On Thursday, President Trump told airline executives visiting the White House that tax relief for corporate America is on the way.

"We're going to be announcing something, I would say over the next two or three weeks," said Trump, adding that it would be "phenomenal."

But there's at least one big issue that stands in the way. It's called the border adjustment tax. House Republican leaders want it, but the president and some other Republicans are skeptical.

A Michelin-starred restaurant in New York City debuted a new dish last week that's getting a lot of buzz. It's a burger made entirely from plants.

This isn't just another veggie knock off. The rap is that this burger looks, cooks and even bleeds like the real thing.

The Impossible Burger, as it's known, is the culmination of a dream for Pat Brown. For 25 years, Brown was a professor at Stanford University. He was one of the stars in his field, studying a range of biomedical topics.

"Genetics and genomics ... cancer research — nothing to do with food," says Brown.

Patients in Alexandria, La., were the friendliest people Dr. Muhammad Tauseef ever worked with. They'd drive long distances to see him, and often bring gifts.

"It's a small town, so they will sometimes bring you chickens, bring you eggs, bring you homemade cakes," he says.

One woman even brought him a puppy.

"That was really nice," he says.

Tauseef was born and raised in Pakistan. After going to medical school there, he applied to come to the U.S. to train as a pediatrician.

Mike Ilitch, founder of Little Caesars Pizza and a former minor-league baseball player who went on to own the Detroit Tigers and Red Wings, has died, reports WDET's Pat Batcheller.

Ilitch, born in Detroit to Macedonian immigrants, opened his first pizza store with his wife, Marian, in the Detroit suburb of Garden City in 1959, Pat reports; today Little Caesars' parent company says it's the world's largest carryout pizza chain.

Episode 753: Blockchain Gang

Feb 10, 2017

Charlie Shrem had a prison epiphany. Instead of using packets of mackerel to buy and sell things, inmates should use something more like the digital currency Bitcoin. He even came up with a way it could work in prison, never mind that it was Bitcoin that got him arrested in the first place.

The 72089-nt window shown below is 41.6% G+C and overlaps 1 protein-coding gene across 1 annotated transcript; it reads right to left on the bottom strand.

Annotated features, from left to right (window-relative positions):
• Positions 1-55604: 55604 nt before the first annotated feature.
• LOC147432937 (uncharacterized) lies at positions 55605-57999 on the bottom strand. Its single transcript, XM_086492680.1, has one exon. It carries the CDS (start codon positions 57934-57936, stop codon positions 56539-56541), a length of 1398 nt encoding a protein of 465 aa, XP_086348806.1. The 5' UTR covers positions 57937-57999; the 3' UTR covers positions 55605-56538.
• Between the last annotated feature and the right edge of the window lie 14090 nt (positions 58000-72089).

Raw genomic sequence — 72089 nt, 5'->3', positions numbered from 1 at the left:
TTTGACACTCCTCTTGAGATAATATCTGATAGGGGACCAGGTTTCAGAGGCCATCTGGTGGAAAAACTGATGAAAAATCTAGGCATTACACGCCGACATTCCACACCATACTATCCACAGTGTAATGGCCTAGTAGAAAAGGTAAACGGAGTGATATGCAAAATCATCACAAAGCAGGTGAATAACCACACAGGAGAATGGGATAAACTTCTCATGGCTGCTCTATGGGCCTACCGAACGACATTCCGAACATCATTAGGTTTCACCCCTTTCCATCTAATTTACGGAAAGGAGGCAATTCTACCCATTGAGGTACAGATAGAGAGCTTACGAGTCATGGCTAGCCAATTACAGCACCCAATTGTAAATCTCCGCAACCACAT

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Republican Sen. Chuck Grassley, chairman of the Senate Judiciary Committee, has opened an inquiry into potential abuses of the Orphan Drug Act that may have contributed to high prices on commonly used drugs.

In a statement, Grassley said the inquiry is "based on reporting from Kaiser Health News" and strong consumer concern about high drug prices.

"My staff is meeting with interested groups and other Senate staff to get their views on the extent of the problem and how we might fix it," Grassley wrote.

Migrants from Latin America and the Caribbean are sending more money to their families back home than ever before.

Back in 2014, federal officials settled on what they thought would be a straightforward fix to curb abusive pill pushing: Require doctors and other health providers to register with Medicare in order to prescribe medications for beneficiaries.

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Things got testy last night when Republican Congressman Jason Chaffetz held a town hall meeting. The Utah lawmaker runs the House committee responsible for investigations.

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The promise of automated cars is that they could eliminate human-error accidents and potentially enable more efficient use of roadways. That sounds, at first blush, like self-driving cars could also mean traffic reduction and lower commute times.

But researchers aren't so sure.

Hesham Rakha is an engineering professor at Virginia Tech who studies traffic's flow — or lack thereof.

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Kristen Hotopp stands in the front yard of her well-worn East Austin home, where she has lived for the past 17 years. She points across the street at an attractive, nearly new, two-story home — by far the nicest on the block.

"There are two units on this lot," Hotopp says. "There's a house in the back that's smaller and a house upfront. We're getting investors descending upon the area and buying up a lot of these properties."